Martin Rosete’s 2009 short film Basket Bronx sees Alex, a young kid from the Bronx dreaming of playing basketball but he obviously lacks the confidence to achieve his dreams. Bullying from a group of older kids doesn’t help his self-esteem. But the appearance of Kiat, who’s well-versed in the ways of Zen philosophy, teaches him to overcome his self-doubt paving the way for a showdown with the neighbourhood bullies. The film received a whole series of awards at various film festivals when released, including one for composer Lucas Vidal (nominated for Breakout Composer of the Year in 2011 by the International Film Music Critics Association (IFMCA)) who received recognition for his beautiful and sympathetic orchestral score that focuses on Alex’s journey to self-confidence.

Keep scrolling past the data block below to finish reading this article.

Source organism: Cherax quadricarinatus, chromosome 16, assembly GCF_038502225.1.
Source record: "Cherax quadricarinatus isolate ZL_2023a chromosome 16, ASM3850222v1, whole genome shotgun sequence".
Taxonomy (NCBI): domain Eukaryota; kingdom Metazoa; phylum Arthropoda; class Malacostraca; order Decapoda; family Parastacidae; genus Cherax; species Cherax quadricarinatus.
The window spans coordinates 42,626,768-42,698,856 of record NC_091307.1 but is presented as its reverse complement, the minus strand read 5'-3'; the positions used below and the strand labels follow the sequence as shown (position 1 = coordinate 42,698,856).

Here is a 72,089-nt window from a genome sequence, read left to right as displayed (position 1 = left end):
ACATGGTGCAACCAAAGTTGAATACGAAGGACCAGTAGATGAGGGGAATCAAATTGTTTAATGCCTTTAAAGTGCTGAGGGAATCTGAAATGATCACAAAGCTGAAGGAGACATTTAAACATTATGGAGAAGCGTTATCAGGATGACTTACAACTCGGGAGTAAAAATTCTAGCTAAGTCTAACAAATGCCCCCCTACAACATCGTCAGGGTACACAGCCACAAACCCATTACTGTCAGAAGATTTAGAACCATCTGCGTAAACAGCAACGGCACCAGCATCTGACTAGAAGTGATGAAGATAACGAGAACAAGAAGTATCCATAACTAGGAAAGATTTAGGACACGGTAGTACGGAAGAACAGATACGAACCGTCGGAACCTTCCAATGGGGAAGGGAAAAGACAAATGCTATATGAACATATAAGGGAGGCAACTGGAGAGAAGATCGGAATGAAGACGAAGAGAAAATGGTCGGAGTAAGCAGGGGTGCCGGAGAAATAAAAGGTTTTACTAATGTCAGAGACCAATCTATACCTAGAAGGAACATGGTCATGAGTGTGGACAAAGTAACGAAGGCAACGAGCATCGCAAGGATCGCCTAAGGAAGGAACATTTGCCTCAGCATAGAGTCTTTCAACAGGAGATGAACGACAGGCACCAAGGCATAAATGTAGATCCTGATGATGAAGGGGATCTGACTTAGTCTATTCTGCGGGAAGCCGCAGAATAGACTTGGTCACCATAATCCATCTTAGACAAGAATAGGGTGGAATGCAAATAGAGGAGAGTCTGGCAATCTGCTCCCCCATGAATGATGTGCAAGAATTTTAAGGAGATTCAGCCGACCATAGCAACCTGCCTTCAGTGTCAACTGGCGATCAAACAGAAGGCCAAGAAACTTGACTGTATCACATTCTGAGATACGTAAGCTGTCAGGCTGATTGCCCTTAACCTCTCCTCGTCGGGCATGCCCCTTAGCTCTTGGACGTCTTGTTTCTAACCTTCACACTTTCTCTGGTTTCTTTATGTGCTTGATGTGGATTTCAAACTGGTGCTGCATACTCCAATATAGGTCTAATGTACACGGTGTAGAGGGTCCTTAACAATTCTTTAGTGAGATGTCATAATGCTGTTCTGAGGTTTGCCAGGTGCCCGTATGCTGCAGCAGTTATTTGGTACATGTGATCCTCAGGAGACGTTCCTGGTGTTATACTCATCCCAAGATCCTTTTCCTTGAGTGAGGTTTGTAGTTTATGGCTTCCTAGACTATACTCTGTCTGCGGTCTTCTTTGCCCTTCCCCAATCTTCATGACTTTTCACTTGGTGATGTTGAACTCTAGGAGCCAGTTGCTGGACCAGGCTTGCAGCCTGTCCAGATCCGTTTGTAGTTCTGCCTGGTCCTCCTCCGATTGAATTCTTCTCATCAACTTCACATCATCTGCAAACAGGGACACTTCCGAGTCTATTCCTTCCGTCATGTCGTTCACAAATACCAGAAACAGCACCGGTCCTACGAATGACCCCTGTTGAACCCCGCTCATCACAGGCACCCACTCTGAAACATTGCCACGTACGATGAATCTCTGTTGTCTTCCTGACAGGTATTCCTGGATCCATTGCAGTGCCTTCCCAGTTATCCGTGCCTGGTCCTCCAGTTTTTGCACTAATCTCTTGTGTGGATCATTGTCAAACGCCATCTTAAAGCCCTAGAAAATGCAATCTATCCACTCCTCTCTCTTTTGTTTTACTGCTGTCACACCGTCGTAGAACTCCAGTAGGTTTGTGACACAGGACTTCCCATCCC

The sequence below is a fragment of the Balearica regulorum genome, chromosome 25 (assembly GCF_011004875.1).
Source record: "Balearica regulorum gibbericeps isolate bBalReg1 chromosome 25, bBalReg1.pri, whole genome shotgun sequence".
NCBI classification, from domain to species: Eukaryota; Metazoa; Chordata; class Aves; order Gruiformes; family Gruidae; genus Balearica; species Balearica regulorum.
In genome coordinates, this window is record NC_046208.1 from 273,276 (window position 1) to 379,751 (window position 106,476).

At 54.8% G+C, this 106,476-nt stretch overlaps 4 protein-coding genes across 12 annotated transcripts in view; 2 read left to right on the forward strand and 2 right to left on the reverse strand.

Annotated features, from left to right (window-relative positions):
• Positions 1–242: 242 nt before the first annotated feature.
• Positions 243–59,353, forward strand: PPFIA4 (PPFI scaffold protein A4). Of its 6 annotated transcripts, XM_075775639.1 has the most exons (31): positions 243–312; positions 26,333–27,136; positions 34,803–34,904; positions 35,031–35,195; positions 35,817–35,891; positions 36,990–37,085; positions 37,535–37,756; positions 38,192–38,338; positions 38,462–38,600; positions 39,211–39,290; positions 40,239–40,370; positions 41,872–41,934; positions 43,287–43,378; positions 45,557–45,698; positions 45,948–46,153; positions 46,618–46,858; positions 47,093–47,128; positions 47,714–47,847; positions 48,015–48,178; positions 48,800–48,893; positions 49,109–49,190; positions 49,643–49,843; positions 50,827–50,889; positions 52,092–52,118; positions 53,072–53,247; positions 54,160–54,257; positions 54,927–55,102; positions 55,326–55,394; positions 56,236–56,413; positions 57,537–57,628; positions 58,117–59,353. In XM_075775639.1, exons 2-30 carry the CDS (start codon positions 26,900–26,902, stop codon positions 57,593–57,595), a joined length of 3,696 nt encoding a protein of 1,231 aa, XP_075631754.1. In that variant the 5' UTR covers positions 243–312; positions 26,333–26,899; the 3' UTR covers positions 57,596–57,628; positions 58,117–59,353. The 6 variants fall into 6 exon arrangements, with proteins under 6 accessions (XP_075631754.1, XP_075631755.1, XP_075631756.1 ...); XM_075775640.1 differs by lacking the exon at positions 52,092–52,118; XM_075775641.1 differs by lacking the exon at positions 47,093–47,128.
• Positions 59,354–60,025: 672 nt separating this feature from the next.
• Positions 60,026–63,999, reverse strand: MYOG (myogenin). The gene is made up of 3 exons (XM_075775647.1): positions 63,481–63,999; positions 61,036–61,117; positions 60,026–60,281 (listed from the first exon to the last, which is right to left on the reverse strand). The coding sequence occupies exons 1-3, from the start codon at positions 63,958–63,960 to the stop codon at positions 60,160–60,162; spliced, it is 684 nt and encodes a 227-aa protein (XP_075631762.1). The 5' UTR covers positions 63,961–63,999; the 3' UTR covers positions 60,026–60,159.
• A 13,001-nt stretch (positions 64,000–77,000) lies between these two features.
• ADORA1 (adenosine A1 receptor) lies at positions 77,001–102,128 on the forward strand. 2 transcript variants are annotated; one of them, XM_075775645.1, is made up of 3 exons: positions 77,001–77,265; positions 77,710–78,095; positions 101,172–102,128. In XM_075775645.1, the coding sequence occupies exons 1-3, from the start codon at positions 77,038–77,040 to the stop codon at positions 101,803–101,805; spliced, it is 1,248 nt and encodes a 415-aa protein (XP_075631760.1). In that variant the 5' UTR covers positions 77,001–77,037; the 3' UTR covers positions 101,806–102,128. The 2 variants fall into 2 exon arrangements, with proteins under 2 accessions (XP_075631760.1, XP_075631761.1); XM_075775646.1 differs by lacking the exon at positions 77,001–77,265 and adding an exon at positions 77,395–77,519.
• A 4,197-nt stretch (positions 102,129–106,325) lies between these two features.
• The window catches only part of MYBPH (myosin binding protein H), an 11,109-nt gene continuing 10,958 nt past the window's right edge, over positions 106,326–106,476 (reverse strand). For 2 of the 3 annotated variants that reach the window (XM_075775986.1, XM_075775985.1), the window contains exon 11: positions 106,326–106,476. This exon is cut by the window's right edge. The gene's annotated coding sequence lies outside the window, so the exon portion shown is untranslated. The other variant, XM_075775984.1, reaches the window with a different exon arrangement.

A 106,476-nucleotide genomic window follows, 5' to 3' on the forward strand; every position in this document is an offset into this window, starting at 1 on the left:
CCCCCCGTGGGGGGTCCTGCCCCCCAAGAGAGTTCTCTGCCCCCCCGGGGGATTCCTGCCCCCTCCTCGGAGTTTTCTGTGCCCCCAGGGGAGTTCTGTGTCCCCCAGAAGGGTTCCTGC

Composer Lucas Vidal’s music first came to my attention in 2011 with his accomplished score for the Spanish horror/thriller Mientras Duermes and his more recent scores to major studio projects such as The Cold Light of Day and The Raven have confirmed the quality of this composer’s work. Vidal’s 8-minute score, though short, features a strong and expressive theme around which the whole score revolves. Heard immediately in the opening title track (“Basket Bronx”), the theme (heard on piano) makes plain that this film will be one of emotional depth. Over the next 8 minutes Vidal’s theme for Alex is moulded and formed to mirror the depths of his own self-doubt before emerging stronger after his encounter with Kiat. A heartbreaking rendition of the theme on cello in “Lonely Boy” powerfully portrays Alex’s dejection as he returns to his home in a run-down neighbourhood of New York after his initial encounter with local bullies. The skill of Vidal is shown in this same cue as he goes on to show a glimpse of Alex’s latent inner resolve as he walks to school after having missed his bus. Read the rest of this entry »